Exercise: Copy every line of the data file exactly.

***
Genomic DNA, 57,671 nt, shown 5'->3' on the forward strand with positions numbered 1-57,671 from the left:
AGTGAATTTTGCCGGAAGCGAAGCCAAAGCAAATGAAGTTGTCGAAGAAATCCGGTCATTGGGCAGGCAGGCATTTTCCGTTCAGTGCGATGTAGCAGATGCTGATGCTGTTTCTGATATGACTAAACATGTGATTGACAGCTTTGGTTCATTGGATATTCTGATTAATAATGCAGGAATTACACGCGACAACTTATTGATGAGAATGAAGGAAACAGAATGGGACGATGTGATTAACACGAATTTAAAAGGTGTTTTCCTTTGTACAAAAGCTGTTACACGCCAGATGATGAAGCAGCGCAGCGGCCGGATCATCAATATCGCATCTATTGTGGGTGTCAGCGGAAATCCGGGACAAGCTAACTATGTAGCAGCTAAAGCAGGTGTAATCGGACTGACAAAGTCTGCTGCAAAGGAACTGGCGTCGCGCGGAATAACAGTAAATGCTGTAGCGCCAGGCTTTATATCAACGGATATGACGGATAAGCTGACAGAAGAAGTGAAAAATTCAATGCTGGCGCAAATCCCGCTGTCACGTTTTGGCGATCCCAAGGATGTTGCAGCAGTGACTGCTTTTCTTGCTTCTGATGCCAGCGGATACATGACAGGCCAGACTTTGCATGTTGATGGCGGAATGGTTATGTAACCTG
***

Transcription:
Genomic DNA, 57,671 nt, shown 5'->3' on the forward strand with positions numbered 1-57,671 from the left:
AGTGAATTTTGCCGGAAGCGAAGCCAAAGCAAATGAAGTTGTCGAAGAAATCCGGTCATTGGGCAGGCAGGCATTTTCCGTTCAGTGCGATGTAGCAGATGCTGATGCTGTTTCTGATATGACTAAACATGTGATTGACAGCTTTGGTTCATTGGATATTCTGATTAATAATGCAGGAATTACACGCGACAACTTATTGATGAGAATGAAGGAAACAGAATGGGACGATGTGATTAACACGAATTTAAAAGGTGTTTTCCTTTGTACAAAAGCTGTTACACGCCAGATGATGAAGCAGCGCAGCGGCCGGATCATCAATATCGCATCTATTGTGGGTGTCAGCGGAAATCCGGGACAAGCTAACTATGTAGCAGCTAAAGCAGGTGTAATCGGACTGACAAAGTCTGCTGCAAAGGAACTGGCGTCGCGCGGAATAACAGTAAATGCTGTAGCGCCAGGCTTTATATCAACGGATATGACGGATAAGCTGACAGAAGAAGTGAAAAATTCAATGCTGGCGCAAATCCCGCTGTCACGTTTTGGCGATCCCAAGGATGTTGCAGCAGTGACTGCTTTTCTTGCTTCTGATGCCAGCGGATACATGACAGGCCAGACTTTGCATGTTGATGGCGGAATGGTTATGTAACCTG